8. Addison DeWitt in All About Eve (1950)

Masculinity is not a pre-requisite for being either cool or suave, which is at least, in part my justification for including Addison DeWitt on my suave list. Low on tactfulness, DeWitt excels at cultured intelligence. He is the evil cool, though he does not exist in a world of villains of heroes and villains, but rather variant levels of grays. The world of theater involves a high level of crazies, and an even higher level of battling egos. No one compares to DeWitt in this category, though, his inflated self-worth is perhaps one of the few cases where it is warranted. Though you could probably argue his callous abuse of the world around him is never called for, he does it with such grace and wit that one easily forgives his character flaws. No one is as cultured, or as critical of said culture as he is, and he uses it to his advantage. George Sanders not only had the sneer to pull it off, but the voice. For those unfamiliar with All About Eve, they would still no doubt recognize his voice work in Disney’s Jungle Book as the tiger, Shere Khan. His voice alone is like poison being poured into your ear, a sweet dream that only leads to a painful social death.

7. Adam Belinski in Cluny Brown (1946)

An important element in being suave, is the ability to maintain composure. Charles Boyer made a career of it, but never was he put against more strain than when in Cluny Brown. One of two characters from an Ernst Lubitsch film to make my list, no director was able to bring sophistication to the screen quite like him. Though Cluny Brown is perhaps his own parody of these rich socialites, there is no denying that Boyer was consistently charming and cool throughout his career. His inclusion on the list have to do with his every day battles with coolness. First, he’s introduced as a professor on the run from the Nazis. His ability to brush off both his heroism, in such a humble and unassuming way, for me synthesizes suavity at it’s best. Though Addison DeWitt used his culture and manners to push others down, Belinski uses it to bring others up to his own level. Throughout the film, his composure is tested in the most delightfully simple, but equally strenuous ways. His interactions with the troublesome but sincere Cluny Brown whom he yearns for, in more ways than one. Watching him attempt to keep his cool, and succeeding, while she describes a “censored” sex dream about him and her, is reason enough to warrant his inclusion.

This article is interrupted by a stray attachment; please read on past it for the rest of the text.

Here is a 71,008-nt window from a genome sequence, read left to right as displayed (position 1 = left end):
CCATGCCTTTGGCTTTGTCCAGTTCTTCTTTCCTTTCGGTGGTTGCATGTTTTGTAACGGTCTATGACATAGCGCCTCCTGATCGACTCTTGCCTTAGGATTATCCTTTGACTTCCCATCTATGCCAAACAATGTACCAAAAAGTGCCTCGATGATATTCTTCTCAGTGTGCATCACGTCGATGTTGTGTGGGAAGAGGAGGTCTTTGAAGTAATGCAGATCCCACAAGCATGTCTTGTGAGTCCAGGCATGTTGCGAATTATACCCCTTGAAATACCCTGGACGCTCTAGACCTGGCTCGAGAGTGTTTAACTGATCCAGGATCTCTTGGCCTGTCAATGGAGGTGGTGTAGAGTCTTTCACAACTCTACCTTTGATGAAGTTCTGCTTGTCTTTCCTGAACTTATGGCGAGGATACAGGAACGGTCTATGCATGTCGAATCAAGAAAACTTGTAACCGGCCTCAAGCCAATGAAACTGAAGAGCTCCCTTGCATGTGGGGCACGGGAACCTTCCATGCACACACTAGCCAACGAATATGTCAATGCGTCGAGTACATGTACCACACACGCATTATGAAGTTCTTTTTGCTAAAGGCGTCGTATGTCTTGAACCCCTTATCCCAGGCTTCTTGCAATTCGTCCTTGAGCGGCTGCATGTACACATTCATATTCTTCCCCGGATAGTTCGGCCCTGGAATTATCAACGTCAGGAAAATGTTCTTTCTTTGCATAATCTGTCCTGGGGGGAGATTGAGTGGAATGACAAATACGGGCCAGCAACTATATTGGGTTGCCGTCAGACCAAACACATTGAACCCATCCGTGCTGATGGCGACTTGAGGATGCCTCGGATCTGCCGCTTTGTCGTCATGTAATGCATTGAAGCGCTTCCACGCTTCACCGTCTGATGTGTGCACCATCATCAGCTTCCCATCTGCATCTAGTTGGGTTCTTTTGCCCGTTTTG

6. Det. Lt. Mark McPherson in Laura (1944)